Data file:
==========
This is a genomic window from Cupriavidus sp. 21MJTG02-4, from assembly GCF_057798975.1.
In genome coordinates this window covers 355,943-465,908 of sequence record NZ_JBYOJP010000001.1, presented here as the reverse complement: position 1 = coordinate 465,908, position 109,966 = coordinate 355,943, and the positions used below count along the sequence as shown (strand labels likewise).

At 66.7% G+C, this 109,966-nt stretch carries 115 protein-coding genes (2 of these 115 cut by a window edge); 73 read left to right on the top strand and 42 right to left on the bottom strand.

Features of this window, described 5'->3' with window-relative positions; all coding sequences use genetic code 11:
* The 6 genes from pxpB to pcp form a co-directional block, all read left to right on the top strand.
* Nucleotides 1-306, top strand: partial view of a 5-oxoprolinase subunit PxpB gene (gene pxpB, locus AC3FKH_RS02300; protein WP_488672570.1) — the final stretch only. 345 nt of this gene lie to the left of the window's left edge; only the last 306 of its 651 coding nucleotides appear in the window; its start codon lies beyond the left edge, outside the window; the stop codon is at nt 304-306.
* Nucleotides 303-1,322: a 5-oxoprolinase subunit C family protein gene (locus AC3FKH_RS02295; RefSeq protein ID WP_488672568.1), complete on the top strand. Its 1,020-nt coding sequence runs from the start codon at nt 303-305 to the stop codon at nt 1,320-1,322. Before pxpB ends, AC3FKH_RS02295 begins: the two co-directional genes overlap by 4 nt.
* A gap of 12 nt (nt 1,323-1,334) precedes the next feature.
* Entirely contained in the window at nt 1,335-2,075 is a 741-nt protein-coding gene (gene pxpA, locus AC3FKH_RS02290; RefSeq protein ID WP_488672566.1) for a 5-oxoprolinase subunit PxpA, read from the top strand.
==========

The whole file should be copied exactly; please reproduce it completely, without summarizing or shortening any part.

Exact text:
This is a genomic window from Cupriavidus sp. 21MJTG02-4, from assembly GCF_057798975.1.
In genome coordinates this window covers 355,943-465,908 of sequence record NZ_JBYOJP010000001.1, presented here as the reverse complement: position 1 = coordinate 465,908, position 109,966 = coordinate 355,943, and the positions used below count along the sequence as shown (strand labels likewise).

At 66.7% G+C, this 109,966-nt stretch carries 115 protein-coding genes (2 of these 115 cut by a window edge); 73 read left to right on the top strand and 42 right to left on the bottom strand.

Features of this window, described 5'->3' with window-relative positions; all coding sequences use genetic code 11:
* The 6 genes from pxpB to pcp form a co-directional block, all read left to right on the top strand.
* Nucleotides 1-306, top strand: partial view of a 5-oxoprolinase subunit PxpB gene (gene pxpB, locus AC3FKH_RS02300; protein WP_488672570.1) — the final stretch only. 345 nt of this gene lie to the left of the window's left edge; only the last 306 of its 651 coding nucleotides appear in the window; its start codon lies beyond the left edge, outside the window; the stop codon is at nt 304-306.
* Nucleotides 303-1,322: a 5-oxoprolinase subunit C family protein gene (locus AC3FKH_RS02295; RefSeq protein ID WP_488672568.1), complete on the top strand. Its 1,020-nt coding sequence runs from the start codon at nt 303-305 to the stop codon at nt 1,320-1,322. Before pxpB ends, AC3FKH_RS02295 begins: the two co-directional genes overlap by 4 nt.
* A gap of 12 nt (nt 1,323-1,334) precedes the next feature.
* Entirely contained in the window at nt 1,335-2,075 is a 741-nt protein-coding gene (gene pxpA, locus AC3FKH_RS02290; RefSeq protein ID WP_488672566.1) for a 5-oxoprolinase subunit PxpA, read from the top strand.